Central Bank keeps tabs on lending



The Central Bank is monitoring lending activity by all banks operating in the UAE to prevent a fresh bad debt crisis that could be caused by a surge in mortgage and other personal loans.

Although the country’s 23 national banks and 28 foreign units are lavishing funds in personal and mortgage loans to take advantage of a surge in domestic demand, a repetition of the damaging bad and doubtful debt that jolted the banking sector in the mid-1980s is unlikely because of Central Bank’s tight policy.

“The situation is different now. During the 1980s, the official lending policy was lax and there were no ceiling for credits,” said Firas Al Madi, sales and marketing manager for Northern Emirates – retail banking group – at the government-controlled National Bank of Abu Dhabi (NBAD).

“I know there has been a surge in lending activity recently, including mortgage loans. However, there are strict rules for lending because the Central Bank has set a ceiling for all types of loans. I can tell you that the Central Bank is monitoring the situation and we in the banks are doing the same… so, the emergence of a new bad debt problem similar to that in mid-1980s is totally out of question.”

Speaking to Emirates Business at Cityscape Abu Dhabi, Al Madi said banks in the UAE had largely boosted their reserves in line with Central Bank instructions, while many of them have set up special units for all types of lending, including mortgage, personal loans, consumer loans, commercial credits, car financing and other facilities.

“Banks are largely benefiting from the surge in credits but there are certain limits and ceilings set by the Central Bank. I can tell you despite the large increase in personal loans, most banks are lending responsibly in accordance with their financial capacity and available reserves,” he said. Central Bank sources acknowledged there has been an upsurge in domestic credits by UAE banks over the past two years but added that this is normal given the sharp growth in the economy and local projects.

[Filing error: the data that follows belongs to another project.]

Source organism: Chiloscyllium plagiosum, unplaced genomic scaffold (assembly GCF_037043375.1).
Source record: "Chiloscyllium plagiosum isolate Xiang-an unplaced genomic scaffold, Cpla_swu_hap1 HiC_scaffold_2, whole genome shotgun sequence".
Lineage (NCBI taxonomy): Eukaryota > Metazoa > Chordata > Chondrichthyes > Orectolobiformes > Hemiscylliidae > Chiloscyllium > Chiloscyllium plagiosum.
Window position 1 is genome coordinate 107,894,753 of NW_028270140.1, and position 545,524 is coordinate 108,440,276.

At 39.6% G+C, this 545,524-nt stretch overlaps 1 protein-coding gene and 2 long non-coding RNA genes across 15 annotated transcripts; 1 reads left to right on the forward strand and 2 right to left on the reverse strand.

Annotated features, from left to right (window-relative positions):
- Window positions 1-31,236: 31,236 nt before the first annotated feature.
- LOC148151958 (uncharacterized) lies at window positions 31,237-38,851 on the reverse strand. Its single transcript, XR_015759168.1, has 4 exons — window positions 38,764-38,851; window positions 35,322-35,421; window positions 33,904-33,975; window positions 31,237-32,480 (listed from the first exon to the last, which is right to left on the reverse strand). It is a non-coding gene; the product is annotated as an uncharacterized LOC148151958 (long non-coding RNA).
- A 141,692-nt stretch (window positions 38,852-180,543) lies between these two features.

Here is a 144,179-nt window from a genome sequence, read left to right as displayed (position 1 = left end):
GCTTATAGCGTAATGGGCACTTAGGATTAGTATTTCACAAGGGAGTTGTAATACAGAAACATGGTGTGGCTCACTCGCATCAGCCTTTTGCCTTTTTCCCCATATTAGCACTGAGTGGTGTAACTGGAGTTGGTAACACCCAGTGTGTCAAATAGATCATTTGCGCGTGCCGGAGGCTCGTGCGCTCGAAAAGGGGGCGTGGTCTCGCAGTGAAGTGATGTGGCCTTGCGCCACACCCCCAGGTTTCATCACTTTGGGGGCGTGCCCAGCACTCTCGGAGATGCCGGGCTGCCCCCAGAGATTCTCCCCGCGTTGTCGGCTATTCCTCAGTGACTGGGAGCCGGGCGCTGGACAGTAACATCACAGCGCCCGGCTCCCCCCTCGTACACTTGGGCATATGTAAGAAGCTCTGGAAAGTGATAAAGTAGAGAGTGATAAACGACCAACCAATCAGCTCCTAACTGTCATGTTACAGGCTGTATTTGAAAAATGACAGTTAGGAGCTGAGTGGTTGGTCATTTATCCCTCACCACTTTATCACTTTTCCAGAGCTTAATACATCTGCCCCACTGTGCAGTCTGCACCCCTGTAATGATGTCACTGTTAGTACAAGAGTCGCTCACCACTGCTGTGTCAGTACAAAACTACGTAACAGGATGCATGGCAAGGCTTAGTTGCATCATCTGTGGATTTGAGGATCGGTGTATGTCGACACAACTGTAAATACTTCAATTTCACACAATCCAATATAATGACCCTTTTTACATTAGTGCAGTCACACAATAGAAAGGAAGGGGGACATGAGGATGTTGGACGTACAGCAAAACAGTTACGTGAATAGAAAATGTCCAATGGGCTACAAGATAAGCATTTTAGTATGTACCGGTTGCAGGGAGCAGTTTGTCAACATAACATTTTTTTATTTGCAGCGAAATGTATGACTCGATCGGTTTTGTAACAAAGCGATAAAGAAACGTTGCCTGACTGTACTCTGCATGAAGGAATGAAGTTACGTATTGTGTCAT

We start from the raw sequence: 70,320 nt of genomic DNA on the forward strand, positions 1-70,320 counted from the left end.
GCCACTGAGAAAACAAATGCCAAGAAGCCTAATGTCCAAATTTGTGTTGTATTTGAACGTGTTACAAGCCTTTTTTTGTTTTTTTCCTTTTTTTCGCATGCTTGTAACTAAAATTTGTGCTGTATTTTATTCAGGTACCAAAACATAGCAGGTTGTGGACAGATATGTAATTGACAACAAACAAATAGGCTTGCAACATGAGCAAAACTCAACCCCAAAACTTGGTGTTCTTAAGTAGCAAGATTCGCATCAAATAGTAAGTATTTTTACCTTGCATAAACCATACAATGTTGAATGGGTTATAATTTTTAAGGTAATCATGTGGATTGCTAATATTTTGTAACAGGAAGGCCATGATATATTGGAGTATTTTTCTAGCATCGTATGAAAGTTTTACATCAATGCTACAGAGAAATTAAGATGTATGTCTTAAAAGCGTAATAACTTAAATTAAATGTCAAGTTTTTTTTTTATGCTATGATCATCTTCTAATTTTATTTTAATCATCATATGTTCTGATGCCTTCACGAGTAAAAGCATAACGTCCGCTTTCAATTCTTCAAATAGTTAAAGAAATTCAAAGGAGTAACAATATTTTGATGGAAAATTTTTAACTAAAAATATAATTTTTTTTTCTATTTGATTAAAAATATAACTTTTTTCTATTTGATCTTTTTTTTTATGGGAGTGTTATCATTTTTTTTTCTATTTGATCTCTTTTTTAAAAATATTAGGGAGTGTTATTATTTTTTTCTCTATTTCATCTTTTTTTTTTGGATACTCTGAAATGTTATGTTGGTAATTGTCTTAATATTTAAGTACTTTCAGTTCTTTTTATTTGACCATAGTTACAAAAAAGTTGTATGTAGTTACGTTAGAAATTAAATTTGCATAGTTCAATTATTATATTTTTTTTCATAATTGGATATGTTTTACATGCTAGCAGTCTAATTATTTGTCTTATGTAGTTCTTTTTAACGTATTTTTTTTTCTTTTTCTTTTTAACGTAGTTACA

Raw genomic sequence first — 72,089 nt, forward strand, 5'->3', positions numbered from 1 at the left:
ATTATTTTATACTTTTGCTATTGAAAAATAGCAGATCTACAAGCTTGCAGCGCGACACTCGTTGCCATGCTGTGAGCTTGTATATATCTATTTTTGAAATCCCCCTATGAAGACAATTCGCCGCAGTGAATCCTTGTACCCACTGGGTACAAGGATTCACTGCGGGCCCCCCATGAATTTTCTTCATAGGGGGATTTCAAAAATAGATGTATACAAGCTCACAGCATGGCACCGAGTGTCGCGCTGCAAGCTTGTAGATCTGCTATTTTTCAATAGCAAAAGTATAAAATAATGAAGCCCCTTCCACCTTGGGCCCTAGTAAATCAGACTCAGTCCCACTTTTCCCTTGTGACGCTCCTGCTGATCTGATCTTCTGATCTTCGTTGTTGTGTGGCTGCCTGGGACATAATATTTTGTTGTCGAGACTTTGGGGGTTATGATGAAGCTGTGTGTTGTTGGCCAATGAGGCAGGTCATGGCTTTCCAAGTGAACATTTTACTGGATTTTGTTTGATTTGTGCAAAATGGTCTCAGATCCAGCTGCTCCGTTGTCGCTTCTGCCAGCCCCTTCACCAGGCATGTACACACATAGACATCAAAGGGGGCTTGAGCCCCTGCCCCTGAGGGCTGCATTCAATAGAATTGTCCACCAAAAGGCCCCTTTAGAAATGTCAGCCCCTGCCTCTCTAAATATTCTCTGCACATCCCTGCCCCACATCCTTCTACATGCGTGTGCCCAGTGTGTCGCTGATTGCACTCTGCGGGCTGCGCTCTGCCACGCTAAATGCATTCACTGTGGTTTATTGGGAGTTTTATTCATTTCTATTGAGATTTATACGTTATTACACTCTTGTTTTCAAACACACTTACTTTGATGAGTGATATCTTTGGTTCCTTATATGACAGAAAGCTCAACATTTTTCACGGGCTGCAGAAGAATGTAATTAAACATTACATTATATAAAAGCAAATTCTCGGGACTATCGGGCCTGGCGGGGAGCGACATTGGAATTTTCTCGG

“The Central Bank is in full control of the lending activity by banks although we do not interfere in their daily operations,” a Central Bank source said. “We have certain rules on lending for their security and safety and we expect them to abide by them. Actually all banks are complying with these rules whether concerning the loan ceiling or size of reserves.”

According to the Central Bank’s latest bulletin, the combined capital and reserves of the country’s 51 banks shot up by nearly Dh45 billion from Dh96bn at the end of 2006 to an all time high of Dh141.1bn at the end of last March.

The Central Bank believes the large reserve base would consolidate the banking sector’s financial position and immunise it against a new bank crisis. Low reserves and the absence of strict lending rules threw the UAE banking sector into its worst crisis in mid-1980s after many debtors failed to pay back to the banks because of a sharp business downturn that followed the oil boom.

The crisis, which was triggered by a rush to extend loans by banks during the oil boom, inflicted heavy losses on most of them and forced some to merge. It also prompted the Central Bank to tighten its control over the banking sector.

Central Bank figures showed strong domestic demand and a sharp upturn in real estate projects boosted banks’ mortgage loans to a record Dh58.8bn at the end of 2007, up by nearly Dh19bn from the end of 2006.

Personal consumer loans also soared to a record Dh48.4 billion at the end of March this year while personal commercial loans swelled by nearly Dh23bn to reach Dh110bn at the end of 2007 from Dh87bn at the end of 2006.